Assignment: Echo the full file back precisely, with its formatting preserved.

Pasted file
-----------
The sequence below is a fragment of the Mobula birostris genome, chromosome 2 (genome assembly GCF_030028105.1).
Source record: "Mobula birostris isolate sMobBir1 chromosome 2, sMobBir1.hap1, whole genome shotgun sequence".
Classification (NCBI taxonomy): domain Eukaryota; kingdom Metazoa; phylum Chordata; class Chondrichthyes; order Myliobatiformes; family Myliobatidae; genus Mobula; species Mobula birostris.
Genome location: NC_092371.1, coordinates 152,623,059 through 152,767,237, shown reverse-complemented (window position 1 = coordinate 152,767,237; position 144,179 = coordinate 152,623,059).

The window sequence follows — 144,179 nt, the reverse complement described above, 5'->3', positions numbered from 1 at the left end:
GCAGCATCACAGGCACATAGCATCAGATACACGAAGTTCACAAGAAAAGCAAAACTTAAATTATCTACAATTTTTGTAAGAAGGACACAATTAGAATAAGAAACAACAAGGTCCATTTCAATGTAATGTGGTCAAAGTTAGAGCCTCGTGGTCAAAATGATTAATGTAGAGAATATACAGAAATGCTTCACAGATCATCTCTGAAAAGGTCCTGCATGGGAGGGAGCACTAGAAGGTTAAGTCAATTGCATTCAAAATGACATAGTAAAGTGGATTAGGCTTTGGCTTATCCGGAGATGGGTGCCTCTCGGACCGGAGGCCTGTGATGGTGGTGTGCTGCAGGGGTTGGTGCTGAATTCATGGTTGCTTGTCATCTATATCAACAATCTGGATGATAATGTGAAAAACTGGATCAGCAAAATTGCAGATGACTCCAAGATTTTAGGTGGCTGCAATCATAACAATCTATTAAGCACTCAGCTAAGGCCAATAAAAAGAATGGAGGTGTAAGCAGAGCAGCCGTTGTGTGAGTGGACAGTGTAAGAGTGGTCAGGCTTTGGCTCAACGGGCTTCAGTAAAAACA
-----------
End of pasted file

The sequence below is a fragment of the Mobula birostris genome, chromosome 2 (genome assembly GCF_030028105.1).
Source record: "Mobula birostris isolate sMobBir1 chromosome 2, sMobBir1.hap1, whole genome shotgun sequence".
Classification (NCBI taxonomy): domain Eukaryota; kingdom Metazoa; phylum Chordata; class Chondrichthyes; order Myliobatiformes; family Myliobatidae; genus Mobula; species Mobula birostris.
Genome location: NC_092371.1, coordinates 152,623,059 through 152,767,237, shown reverse-complemented (window position 1 = coordinate 152,767,237; position 144,179 = coordinate 152,623,059).

The window sequence follows — 144,179 nt, the reverse complement described above, 5'->3', positions numbered from 1 at the left end:
GCAGCATCACAGGCACATAGCATCAGATACACGAAGTTCACAAGAAAAGCAAAACTTAAATTATCTACAATTTTTGTAAGAAGGACACAATTAGAATAAGAAACAACAAGGTCCATTTCAATGTAATGTGGTCAAAGTTAGAGCCTCGTGGTCAAAATGATTAATGTAGAGAATATACAGAAATGCTTCACAGATCATCTCTGAAAAGGTCCTGCATGGGAGGGAGCACTAGAAGGTTAAGTCAATTGCATTCAAAATGACATAGTAAAGTGGATTAGGCTTTGGCTTATCCGGAGATGGGTGCCTCTCGGACCGGAGGCCTGTGATGGTGGTGTGCTGCAGGGGTTGGTGCTGAATTCATGGTTGCTTGTCATCTATATCAACAATCTGGATGATAATGTGAAAAACTGGATCAGCAAAATTGCAGATGACTCCAAGATTTTAGGTGGCTGCAATCATAACAATCTATTAAGCACTCAGCTAAGGCCAATAAAAAGAATGGAGGTGTAAGCAGAGCAGCCGTTGTGTGAGTGGACAGTGTAAGAGTGGTCAGGCTTTGGCTCAACGGGCTTCAGTAAAAACA